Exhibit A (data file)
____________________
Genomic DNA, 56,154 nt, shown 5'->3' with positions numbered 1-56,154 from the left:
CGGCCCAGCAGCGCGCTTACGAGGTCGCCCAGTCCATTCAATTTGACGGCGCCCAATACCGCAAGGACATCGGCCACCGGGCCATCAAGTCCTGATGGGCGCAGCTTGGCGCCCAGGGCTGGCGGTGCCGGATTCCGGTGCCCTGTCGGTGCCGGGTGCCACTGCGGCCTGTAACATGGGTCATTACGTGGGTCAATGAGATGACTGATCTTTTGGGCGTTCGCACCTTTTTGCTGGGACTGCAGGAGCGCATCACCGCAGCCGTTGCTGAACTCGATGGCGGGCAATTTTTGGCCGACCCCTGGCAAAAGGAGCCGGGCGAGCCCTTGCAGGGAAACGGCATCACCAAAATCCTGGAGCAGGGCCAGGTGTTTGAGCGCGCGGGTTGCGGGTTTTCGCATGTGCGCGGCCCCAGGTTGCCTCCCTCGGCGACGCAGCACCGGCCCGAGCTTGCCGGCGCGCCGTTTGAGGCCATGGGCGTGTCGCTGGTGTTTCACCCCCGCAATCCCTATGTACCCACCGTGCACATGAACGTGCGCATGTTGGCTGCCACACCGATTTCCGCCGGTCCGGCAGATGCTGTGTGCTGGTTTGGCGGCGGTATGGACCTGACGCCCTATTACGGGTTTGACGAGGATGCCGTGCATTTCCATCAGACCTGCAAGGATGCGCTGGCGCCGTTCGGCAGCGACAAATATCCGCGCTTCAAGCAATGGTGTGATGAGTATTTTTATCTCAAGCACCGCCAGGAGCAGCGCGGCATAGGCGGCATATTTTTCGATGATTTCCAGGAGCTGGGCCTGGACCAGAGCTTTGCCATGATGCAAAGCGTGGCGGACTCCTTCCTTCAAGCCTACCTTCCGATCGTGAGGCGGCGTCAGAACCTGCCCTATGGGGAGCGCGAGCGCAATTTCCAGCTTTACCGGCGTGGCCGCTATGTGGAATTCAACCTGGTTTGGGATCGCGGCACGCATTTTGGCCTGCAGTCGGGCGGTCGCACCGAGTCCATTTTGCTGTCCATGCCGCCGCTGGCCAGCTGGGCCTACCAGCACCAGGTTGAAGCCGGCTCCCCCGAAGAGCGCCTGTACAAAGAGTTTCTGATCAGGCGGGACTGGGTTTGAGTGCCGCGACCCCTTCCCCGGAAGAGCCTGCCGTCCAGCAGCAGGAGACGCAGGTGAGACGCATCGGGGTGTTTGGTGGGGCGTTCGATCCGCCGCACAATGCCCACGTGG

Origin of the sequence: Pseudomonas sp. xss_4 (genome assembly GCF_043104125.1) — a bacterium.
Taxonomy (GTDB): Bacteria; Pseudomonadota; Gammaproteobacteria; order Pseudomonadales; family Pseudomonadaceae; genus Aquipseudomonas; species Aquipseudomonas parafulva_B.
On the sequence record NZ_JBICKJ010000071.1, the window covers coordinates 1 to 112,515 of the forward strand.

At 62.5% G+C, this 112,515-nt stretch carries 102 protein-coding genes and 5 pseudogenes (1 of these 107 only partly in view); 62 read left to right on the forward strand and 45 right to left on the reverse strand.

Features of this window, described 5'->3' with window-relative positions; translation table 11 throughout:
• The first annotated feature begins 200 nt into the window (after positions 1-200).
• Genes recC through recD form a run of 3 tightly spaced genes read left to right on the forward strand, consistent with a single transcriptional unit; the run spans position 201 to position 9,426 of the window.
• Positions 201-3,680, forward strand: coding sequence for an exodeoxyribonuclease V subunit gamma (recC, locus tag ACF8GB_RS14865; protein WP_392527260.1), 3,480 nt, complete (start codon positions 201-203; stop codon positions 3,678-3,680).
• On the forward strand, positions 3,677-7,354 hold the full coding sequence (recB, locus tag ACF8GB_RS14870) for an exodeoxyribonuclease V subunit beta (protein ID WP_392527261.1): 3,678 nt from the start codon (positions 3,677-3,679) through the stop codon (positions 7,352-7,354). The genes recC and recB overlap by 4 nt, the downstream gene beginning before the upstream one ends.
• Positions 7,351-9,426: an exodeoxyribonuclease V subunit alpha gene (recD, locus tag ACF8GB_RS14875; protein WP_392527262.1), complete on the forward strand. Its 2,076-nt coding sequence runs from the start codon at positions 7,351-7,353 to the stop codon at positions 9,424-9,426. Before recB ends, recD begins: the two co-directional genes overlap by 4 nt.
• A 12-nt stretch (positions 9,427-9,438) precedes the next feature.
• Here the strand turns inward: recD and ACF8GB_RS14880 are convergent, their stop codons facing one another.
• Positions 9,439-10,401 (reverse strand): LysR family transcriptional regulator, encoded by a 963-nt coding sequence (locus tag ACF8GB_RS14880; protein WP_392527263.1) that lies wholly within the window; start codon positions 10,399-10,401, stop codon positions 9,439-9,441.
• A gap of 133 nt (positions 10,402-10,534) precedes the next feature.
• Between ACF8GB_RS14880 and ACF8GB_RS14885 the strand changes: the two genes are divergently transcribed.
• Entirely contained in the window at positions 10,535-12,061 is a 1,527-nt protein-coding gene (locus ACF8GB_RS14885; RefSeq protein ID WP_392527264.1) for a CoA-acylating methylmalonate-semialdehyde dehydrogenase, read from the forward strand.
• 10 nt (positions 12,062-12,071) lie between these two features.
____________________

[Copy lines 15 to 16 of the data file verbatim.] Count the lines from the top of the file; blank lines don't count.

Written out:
• Positions 9,439-10,401 (reverse strand): LysR family transcriptional regulator, encoded by a 963-nt coding sequence (locus tag ACF8GB_RS14880; protein WP_392527263.1) that lies wholly within the window; start codon positions 10,399-10,401, stop codon positions 9,439-9,441.
• A gap of 133 nt (positions 10,402-10,534) precedes the next feature.